Go away and think about why it is that name calling generally never gets past the school yard. Use the time to find some facts - checkable facts rather than another's opinion, and then if you can find such facts to support your point of view, post them, but until then please don't waste everyone else's time, your own as much as ours with this ill-informed and desperate garbage you seem to think we want to read.

Posted by: Debs is dead | Jun 22 2009 4:37 utc | 108

Another torture apologist

ellis @ 99:

Sam, the CBC has shown itself to be completely unreliable so far as news from Iran is concerned.

I see you don't like the story so you discredit the source. here are thousands of sources take your piclk:

The internet is full of them

Here's the whole sordid affair in a nutshell:

I've shown you mine now lets see your impeccible sources

And you are not much better: the case of Zahra Kazemi was considerably more complex than the faux factoids with which you regale your unwitting readers. You note too that it occurred in 2003, during the Presidency of someone who was not Ahmedinajad or a supporter of his policies.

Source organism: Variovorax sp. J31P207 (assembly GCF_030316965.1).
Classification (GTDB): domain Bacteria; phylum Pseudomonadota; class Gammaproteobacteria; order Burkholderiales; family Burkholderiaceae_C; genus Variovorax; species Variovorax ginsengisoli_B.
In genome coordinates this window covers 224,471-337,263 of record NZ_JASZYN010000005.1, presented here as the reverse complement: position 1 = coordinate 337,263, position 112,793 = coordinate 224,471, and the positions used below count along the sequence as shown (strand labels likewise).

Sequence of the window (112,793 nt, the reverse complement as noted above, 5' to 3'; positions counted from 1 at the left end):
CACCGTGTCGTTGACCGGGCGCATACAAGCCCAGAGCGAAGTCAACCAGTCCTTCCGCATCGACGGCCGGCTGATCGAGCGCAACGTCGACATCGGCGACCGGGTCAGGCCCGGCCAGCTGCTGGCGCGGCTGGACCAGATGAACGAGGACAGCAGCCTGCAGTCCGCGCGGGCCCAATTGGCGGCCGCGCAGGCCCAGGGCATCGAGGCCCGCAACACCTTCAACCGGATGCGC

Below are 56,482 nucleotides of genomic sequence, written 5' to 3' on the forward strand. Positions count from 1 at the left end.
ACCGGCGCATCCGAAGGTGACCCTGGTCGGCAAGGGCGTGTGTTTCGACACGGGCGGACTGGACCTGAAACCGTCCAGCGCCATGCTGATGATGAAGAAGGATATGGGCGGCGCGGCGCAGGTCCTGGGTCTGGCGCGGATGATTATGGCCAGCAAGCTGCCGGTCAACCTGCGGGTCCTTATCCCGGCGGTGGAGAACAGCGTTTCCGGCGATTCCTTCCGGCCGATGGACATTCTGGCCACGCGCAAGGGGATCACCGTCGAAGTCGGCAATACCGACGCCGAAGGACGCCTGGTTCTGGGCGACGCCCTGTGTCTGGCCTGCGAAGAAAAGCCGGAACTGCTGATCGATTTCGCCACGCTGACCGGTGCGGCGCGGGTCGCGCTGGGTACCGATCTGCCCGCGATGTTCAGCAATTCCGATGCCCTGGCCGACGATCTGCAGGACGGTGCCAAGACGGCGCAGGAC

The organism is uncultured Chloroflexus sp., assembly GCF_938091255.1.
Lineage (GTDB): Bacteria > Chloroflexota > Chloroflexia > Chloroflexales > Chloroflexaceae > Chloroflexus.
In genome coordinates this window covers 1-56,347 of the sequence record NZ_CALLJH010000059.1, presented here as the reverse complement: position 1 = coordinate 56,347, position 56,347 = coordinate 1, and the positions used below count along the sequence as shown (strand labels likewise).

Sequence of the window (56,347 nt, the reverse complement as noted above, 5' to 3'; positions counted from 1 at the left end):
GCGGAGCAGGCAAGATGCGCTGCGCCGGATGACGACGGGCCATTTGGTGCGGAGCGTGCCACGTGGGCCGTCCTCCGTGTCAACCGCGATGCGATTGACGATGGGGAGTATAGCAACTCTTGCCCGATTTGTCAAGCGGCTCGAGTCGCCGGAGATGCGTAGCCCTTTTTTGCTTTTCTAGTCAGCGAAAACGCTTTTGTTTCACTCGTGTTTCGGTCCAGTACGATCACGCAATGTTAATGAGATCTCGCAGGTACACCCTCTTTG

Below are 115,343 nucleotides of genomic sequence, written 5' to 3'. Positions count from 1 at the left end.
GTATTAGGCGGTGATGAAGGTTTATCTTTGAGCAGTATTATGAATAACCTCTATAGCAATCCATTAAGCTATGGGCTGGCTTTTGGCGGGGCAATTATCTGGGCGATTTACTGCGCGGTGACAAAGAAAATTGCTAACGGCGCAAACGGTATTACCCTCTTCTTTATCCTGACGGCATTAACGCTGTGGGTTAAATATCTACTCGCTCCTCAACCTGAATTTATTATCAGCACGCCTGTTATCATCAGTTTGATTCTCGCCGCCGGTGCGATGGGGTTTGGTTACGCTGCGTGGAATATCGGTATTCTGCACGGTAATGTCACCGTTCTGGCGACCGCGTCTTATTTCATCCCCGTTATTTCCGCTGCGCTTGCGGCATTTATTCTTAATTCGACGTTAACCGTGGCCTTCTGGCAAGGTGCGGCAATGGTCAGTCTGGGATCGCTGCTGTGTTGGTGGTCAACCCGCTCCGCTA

Well since this blog has been flooded with comments about how holy and rightous the reformers are versus that evil Ahmedinajad I thought I'd set the record straight. Under Ahmedinajad there wasn't much difference concerning this case and that's the main point. Oh and those students that Zahra was filming got arrestted for protesting by the thousands. And considering that little factoid, you people espousing the virtues of the reformers and coming on this blog and complaining about protestors being arrestted by Ahmedinajad is laughable and very hypocritical. What? it's okay when your side does it but it's eveil when the other side does it? Better still why don't you explain to us what happened to Zahra Kazemi oh great expert on Iran.